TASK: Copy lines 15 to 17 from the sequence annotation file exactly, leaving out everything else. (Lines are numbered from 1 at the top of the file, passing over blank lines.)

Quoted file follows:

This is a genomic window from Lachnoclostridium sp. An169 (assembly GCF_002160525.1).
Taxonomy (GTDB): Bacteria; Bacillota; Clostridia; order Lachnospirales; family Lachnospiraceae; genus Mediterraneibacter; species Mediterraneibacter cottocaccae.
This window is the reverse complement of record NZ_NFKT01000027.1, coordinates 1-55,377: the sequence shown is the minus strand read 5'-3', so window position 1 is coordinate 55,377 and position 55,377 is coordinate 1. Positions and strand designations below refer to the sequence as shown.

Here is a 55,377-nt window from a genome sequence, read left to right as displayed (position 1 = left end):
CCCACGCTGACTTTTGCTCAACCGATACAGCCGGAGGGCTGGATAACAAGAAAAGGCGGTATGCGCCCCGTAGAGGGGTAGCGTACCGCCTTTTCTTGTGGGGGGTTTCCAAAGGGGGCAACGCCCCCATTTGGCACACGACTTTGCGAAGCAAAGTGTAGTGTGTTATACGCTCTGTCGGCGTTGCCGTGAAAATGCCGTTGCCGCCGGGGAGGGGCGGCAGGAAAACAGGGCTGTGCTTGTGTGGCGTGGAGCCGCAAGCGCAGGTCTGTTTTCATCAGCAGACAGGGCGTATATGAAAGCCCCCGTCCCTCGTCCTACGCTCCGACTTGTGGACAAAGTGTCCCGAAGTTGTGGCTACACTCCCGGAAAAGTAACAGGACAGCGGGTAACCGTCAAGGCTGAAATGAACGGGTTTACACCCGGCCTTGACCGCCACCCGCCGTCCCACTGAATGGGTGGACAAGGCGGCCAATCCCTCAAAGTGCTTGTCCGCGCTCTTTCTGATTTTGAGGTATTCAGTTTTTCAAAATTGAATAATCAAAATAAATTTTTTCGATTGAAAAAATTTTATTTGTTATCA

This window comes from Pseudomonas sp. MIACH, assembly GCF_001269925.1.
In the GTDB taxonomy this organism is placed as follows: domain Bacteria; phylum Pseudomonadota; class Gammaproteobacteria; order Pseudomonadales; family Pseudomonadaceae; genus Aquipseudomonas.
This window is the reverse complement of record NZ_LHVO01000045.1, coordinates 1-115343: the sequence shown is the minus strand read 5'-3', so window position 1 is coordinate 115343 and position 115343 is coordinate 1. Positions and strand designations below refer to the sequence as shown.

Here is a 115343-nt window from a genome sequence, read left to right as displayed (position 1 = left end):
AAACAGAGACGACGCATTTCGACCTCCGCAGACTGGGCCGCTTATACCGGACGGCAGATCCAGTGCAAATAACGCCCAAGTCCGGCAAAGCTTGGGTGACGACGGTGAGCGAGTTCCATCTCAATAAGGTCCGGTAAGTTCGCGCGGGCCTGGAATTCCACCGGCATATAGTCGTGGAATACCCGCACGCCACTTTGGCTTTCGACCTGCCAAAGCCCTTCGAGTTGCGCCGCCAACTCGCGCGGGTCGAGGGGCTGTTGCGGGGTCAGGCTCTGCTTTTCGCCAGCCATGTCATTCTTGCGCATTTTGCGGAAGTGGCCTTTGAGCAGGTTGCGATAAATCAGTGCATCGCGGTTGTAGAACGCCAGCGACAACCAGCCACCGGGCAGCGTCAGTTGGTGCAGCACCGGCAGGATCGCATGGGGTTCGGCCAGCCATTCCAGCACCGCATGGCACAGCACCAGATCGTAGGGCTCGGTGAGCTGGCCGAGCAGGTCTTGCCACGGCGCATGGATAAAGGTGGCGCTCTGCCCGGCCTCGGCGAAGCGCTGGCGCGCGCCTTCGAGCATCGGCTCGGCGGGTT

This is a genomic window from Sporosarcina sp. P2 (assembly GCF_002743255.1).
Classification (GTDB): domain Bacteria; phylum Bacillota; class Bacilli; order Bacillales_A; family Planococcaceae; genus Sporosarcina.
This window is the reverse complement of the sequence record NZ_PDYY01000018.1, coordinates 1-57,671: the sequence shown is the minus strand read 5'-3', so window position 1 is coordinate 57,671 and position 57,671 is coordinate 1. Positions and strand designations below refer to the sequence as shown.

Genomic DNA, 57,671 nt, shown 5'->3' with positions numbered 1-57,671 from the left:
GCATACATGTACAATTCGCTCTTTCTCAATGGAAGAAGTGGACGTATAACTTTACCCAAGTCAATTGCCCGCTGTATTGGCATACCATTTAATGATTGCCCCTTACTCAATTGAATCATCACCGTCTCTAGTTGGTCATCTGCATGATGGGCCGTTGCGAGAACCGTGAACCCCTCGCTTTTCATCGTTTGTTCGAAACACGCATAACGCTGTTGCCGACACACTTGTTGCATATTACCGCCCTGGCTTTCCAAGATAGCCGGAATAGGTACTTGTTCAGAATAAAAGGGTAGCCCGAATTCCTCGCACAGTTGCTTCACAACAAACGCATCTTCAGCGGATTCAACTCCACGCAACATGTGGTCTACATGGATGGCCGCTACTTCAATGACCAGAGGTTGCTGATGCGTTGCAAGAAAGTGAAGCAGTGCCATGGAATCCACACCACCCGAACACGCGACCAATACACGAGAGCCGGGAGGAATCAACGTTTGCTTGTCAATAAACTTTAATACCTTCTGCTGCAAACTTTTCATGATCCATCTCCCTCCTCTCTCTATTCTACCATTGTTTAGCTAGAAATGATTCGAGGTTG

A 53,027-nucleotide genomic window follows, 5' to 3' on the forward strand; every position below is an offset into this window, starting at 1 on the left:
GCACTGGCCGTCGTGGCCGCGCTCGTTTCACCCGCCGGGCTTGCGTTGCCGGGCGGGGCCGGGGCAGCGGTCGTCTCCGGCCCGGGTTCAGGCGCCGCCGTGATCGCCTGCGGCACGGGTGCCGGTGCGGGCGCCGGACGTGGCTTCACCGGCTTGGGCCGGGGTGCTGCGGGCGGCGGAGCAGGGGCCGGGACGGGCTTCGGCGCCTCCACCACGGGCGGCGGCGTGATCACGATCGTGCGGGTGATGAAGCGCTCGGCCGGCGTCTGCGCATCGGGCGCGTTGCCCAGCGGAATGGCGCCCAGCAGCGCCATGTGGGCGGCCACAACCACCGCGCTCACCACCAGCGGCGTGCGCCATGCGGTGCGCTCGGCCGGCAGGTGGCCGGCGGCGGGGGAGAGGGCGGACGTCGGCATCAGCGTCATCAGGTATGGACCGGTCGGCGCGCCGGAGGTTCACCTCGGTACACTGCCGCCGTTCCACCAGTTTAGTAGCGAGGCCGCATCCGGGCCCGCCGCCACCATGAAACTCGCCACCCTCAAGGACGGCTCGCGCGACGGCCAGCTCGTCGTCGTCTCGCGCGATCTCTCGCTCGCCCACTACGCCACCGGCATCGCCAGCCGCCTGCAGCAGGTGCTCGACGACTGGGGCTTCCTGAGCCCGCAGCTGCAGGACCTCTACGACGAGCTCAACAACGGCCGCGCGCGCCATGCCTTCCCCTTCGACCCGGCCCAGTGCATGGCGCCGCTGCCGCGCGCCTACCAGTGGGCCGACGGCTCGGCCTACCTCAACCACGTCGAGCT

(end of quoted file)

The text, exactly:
GCATACATGTACAATTCGCTCTTTCTCAATGGAAGAAGTGGACGTATAACTTTACCCAAGTCAATTGCCCGCTGTATTGGCATACCATTTAATGATTGCCCCTTACTCAATTGAATCATCACCGTCTCTAGTTGGTCATCTGCATGATGGGCCGTTGCGAGAACCGTGAACCCCTCGCTTTTCATCGTTTGTTCGAAACACGCATAACGCTGTTGCCGACACACTTGTTGCATATTACCGCCCTGGCTTTCCAAGATAGCCGGAATAGGTACTTGTTCAGAATAAAAGGGTAGCCCGAATTCCTCGCACAGTTGCTTCACAACAAACGCATCTTCAGCGGATTCAACTCCACGCAACATGTGGTCTACATGGATGGCCGCTACTTCAATGACCAGAGGTTGCTGATGCGTTGCAAGAAAGTGAAGCAGTGCCATGGAATCCACACCACCCGAACACGCGACCAATACACGAGAGCCGGGAGGAATCAACGTTTGCTTGTCAATAAACTTTAATACCTTCTGCTGCAAACTTTTCATGATCCATCTCCCTCCTCTCTCTATTCTACCATTGTTTAGCTAGAAATGATTCGAGGTTG

A 53,027-nucleotide genomic window follows, 5' to 3' on the forward strand; every position below is an offset into this window, starting at 1 on the left:
GCACTGGCCGTCGTGGCCGCGCTCGTTTCACCCGCCGGGCTTGCGTTGCCGGGCGGGGCCGGGGCAGCGGTCGTCTCCGGCCCGGGTTCAGGCGCCGCCGTGATCGCCTGCGGCACGGGTGCCGGTGCGGGCGCCGGACGTGGCTTCACCGGCTTGGGCCGGGGTGCTGCGGGCGGCGGAGCAGGGGCCGGGACGGGCTTCGGCGCCTCCACCACGGGCGGCGGCGTGATCACGATCGTGCGGGTGATGAAGCGCTCGGCCGGCGTCTGCGCATCGGGCGCGTTGCCCAGCGGAATGGCGCCCAGCAGCGCCATGTGGGCGGCCACAACCACCGCGCTCACCACCAGCGGCGTGCGCCATGCGGTGCGCTCGGCCGGCAGGTGGCCGGCGGCGGGGGAGAGGGCGGACGTCGGCATCAGCGTCATCAGGTATGGACCGGTCGGCGCGCCGGAGGTTCACCTCGGTACACTGCCGCCGTTCCACCAGTTTAGTAGCGAGGCCGCATCCGGGCCCGCCGCCACCATGAAACTCGCCACCCTCAAGGACGGCTCGCGCGACGGCCAGCTCGTCGTCGTCTCGCGCGATCTCTCGCTCGCCCACTACGCCACCGGCATCGCCAGCCGCCTGCAGCAGGTGCTCGACGACTGGGGCTTCCTGAGCCCGCAGCTGCAGGACCTCTACGACGAGCTCAACAACGGCCGCGCGCGCCATGCCTTCCCCTTCGACCCGGCCCAGTGCATGGCGCCGCTGCCGCGCGCCTACCAGTGGGCCGACGGCTCGGCCTACCTCAACCACGTCGAGCT